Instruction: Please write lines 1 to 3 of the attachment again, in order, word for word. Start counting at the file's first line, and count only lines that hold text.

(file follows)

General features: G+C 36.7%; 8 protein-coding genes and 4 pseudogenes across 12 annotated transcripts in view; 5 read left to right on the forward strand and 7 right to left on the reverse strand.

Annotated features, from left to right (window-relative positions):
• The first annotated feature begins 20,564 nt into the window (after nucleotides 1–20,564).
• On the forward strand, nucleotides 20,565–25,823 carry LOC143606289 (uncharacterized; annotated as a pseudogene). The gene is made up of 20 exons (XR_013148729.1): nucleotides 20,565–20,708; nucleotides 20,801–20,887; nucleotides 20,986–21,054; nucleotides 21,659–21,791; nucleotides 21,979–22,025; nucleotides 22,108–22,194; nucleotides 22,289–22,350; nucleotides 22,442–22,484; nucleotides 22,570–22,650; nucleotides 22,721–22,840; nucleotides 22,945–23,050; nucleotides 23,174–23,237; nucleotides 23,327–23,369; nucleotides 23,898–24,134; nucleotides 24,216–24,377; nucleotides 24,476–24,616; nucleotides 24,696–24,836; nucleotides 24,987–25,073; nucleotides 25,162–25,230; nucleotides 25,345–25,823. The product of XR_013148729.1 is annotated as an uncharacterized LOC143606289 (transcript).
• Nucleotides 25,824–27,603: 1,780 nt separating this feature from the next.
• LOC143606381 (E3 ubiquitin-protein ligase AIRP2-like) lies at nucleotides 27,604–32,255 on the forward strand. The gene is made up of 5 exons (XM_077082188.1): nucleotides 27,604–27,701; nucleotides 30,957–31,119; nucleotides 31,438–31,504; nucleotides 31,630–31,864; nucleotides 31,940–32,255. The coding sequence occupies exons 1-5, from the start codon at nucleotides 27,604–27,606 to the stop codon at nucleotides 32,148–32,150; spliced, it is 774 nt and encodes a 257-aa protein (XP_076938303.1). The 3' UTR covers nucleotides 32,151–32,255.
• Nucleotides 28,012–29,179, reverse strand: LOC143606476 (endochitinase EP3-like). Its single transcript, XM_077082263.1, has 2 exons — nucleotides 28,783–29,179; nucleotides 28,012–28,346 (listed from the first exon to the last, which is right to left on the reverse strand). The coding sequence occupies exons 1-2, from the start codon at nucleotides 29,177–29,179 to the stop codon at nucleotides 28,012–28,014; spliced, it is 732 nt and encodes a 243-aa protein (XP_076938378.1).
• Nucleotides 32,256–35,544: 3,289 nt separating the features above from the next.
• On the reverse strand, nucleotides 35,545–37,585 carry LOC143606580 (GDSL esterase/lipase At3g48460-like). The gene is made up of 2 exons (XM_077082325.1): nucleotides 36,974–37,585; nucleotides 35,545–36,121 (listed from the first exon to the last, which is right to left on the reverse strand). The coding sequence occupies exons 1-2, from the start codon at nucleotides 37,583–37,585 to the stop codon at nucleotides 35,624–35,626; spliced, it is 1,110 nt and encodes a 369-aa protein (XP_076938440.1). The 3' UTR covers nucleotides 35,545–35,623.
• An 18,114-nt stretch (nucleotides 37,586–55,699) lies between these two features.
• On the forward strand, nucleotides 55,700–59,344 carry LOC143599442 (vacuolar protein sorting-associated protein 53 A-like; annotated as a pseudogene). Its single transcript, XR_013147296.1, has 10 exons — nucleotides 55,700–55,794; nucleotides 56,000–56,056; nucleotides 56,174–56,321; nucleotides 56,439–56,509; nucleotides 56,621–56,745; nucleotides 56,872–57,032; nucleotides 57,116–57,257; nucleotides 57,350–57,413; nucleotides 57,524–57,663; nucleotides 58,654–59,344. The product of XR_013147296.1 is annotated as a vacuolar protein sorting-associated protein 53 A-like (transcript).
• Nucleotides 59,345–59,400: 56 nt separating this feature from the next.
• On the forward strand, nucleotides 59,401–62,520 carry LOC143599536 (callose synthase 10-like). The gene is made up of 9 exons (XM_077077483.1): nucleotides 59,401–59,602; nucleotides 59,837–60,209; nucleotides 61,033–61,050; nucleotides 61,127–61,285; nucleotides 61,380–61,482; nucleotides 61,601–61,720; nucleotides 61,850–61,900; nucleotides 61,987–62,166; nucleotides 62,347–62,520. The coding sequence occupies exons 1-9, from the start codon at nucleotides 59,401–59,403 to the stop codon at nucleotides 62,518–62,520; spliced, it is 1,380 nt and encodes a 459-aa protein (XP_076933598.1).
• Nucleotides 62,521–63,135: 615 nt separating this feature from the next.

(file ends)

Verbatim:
General features: G+C 36.7%; 8 protein-coding genes and 4 pseudogenes across 12 annotated transcripts in view; 5 read left to right on the forward strand and 7 right to left on the reverse strand.

Annotated features, from left to right (window-relative positions):
• The first annotated feature begins 20,564 nt into the window (after nucleotides 1–20,564).